DUESSELDORF — A German court on Thursday referred a patent licensing dispute between Daimler and the Finnish telecoms equipment maker Nokia to the European Court of Justice to clarify the law as it applies to supply chains.
The Duesseldorf Regional Court said it would suspend proceedings in Nokia’s fight against Daimler over royalties for technology used in navigation systems, vehicle communications and self-driving cars.
The long-running row revolves around standard technologies used in 4G mobile networks that support features in connected cars, and whether Nokia is licensing them on fair, reasonable and non-discriminatory (FRAND) terms.
The dispute has created interest in Brussels, where the European Commission has stepped in with a proposal for a mechanism to establish whether certain patents are essential to a technology standard and reduce “friction” over their use.
Nokia has argued that it has discretion to determine the point in the supply chain at which it issues licenses, the Duesseldorf court said, explaining Thursday’s ruling.
Daimler has countered that, under European Union single market rules, Nokia is obliged to offer unlimited licenses for all uses relating to standard patents.
In its ruling, the court found Nokia had the right to seek an injunction against Daimler for patent violation. But it also raised the question over whether doing so would represent an abuse of Nokia’s dominant market position.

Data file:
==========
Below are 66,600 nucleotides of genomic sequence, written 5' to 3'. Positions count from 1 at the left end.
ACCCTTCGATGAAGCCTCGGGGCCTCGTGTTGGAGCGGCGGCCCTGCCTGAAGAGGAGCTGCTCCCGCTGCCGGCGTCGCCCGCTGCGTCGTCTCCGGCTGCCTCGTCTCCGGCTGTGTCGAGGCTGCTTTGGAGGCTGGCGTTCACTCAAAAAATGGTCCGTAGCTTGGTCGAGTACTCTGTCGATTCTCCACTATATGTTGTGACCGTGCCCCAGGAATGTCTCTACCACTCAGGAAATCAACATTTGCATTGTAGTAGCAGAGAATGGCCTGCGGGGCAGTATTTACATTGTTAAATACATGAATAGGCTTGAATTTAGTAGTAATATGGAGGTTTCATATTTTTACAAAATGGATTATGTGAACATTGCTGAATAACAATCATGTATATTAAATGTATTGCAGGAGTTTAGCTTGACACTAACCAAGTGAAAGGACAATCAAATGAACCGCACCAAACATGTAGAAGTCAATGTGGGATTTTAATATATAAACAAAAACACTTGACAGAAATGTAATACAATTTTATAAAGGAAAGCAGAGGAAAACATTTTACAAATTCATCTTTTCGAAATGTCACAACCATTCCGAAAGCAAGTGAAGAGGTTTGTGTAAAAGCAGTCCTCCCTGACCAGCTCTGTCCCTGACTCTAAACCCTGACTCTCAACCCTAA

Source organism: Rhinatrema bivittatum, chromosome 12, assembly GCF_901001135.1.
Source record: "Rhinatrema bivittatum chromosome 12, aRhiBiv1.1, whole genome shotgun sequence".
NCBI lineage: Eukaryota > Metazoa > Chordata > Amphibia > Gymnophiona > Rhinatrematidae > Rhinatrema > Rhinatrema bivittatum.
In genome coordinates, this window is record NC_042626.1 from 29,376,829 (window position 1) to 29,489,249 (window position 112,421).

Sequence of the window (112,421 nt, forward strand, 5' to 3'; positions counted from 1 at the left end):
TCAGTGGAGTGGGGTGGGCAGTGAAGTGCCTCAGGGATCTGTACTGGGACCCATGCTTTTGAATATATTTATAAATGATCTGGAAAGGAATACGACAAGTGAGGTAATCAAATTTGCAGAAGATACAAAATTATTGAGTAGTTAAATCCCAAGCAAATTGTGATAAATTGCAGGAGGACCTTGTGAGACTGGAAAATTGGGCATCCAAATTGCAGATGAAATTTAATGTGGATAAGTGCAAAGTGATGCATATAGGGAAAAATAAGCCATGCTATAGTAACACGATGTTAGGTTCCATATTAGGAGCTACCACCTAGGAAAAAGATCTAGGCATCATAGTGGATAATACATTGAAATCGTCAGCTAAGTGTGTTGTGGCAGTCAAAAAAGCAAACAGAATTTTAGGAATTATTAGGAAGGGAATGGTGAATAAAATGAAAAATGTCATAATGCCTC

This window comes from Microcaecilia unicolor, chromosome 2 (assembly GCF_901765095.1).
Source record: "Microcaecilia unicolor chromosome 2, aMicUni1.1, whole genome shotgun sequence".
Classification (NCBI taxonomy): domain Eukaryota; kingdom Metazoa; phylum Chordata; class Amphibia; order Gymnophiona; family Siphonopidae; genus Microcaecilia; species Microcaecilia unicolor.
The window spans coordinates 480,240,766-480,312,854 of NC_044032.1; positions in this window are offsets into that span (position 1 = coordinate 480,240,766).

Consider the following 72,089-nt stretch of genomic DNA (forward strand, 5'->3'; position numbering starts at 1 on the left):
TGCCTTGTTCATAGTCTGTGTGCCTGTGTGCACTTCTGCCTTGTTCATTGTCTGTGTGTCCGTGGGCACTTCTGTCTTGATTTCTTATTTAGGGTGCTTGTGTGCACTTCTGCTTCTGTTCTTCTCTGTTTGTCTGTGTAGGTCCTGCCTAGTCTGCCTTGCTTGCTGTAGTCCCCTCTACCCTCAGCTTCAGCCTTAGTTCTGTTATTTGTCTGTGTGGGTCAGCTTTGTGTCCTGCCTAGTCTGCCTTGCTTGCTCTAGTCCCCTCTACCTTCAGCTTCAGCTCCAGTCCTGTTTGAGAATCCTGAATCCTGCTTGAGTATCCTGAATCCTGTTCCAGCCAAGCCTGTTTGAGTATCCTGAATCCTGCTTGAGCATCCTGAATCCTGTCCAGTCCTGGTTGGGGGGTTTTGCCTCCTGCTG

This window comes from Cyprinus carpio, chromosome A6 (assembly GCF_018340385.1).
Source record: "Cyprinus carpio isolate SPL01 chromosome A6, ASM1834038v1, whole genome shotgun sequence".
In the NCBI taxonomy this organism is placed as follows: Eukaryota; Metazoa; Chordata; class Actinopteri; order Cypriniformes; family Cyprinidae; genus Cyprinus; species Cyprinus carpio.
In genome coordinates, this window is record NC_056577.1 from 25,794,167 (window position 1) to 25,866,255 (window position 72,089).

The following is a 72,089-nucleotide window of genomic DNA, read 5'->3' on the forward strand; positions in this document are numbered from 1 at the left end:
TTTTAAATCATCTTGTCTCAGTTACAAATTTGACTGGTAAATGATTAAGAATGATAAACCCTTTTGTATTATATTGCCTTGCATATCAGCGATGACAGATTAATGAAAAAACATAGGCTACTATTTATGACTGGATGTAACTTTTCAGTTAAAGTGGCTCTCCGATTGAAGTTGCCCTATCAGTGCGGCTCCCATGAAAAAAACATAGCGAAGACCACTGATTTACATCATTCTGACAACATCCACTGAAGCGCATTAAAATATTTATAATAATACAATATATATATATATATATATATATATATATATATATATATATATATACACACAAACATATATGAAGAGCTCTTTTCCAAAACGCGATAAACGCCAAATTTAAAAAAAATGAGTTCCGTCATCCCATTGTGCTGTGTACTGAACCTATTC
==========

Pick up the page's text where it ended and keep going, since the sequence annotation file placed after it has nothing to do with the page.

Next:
It suspended proceedings pending clarification of a list of related questions it put to the European Court.
The referral of the case to Luxembourg effectively freezes the status quo in which Daimler uses Nokia’s patents for free – a blow to the Finnish company that earns 1.4 billion euros ($1.7 billion) a year from licenses.
Thursday’s judgment can be appealed.
“Daimler has been using Nokia’s technology for 14 years and have looked for every avenue to avoid payment. In light of today’s decision, we will now consider our options,” Nokia said in a statement.
The automaker welcomed the Duesseldorf court’s referral, saying it would make it possible to clarify questions on standard essential patents “on a fundamental and Europe-wide level.”
The Duesseldorf case is one of several between Nokia and Daimler that are working their way through German courts – a typical feature of patent litigation as parties seek a ruling that can establish a favorable precedent.
With the latest decision, Daimler has pulled level with Nokia on two wins each.